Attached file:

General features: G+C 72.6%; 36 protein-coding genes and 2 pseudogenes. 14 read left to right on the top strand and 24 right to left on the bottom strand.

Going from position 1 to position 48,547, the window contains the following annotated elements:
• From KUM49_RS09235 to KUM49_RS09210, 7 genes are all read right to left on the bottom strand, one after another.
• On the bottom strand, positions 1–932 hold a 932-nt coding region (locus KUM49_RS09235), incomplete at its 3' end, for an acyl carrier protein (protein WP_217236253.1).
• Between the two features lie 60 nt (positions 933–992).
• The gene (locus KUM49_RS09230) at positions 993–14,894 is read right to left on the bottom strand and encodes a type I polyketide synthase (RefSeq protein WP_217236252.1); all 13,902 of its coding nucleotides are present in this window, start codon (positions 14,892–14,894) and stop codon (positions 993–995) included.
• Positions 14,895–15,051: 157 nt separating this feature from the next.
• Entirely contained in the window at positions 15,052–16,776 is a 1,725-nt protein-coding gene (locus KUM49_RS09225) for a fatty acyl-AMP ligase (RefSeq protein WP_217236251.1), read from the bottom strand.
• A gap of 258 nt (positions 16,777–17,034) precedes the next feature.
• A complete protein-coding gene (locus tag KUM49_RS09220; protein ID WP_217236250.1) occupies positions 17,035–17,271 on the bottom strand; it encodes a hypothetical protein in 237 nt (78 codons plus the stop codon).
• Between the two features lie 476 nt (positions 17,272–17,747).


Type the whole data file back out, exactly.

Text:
General features: G+C 72.6%; 36 protein-coding genes and 2 pseudogenes. 14 read left to right on the top strand and 24 right to left on the bottom strand.

Going from position 1 to position 48,547, the window contains the following annotated elements:
• From KUM49_RS09235 to KUM49_RS09210, 7 genes are all read right to left on the bottom strand, one after another.
• On the bottom strand, positions 1–932 hold a 932-nt coding region (locus KUM49_RS09235), incomplete at its 3' end, for an acyl carrier protein (protein WP_217236253.1).
• Between the two features lie 60 nt (positions 933–992).
• The gene (locus KUM49_RS09230) at positions 993–14,894 is read right to left on the bottom strand and encodes a type I polyketide synthase (RefSeq protein WP_217236252.1); all 13,902 of its coding nucleotides are present in this window, start codon (positions 14,892–14,894) and stop codon (positions 993–995) included.
• Positions 14,895–15,051: 157 nt separating this feature from the next.
• Entirely contained in the window at positions 15,052–16,776 is a 1,725-nt protein-coding gene (locus KUM49_RS09225) for a fatty acyl-AMP ligase (RefSeq protein WP_217236251.1), read from the bottom strand.
• A gap of 258 nt (positions 16,777–17,034) precedes the next feature.
• A complete protein-coding gene (locus tag KUM49_RS09220; protein ID WP_217236250.1) occupies positions 17,035–17,271 on the bottom strand; it encodes a hypothetical protein in 237 nt (78 codons plus the stop codon).
• Between the two features lie 476 nt (positions 17,272–17,747).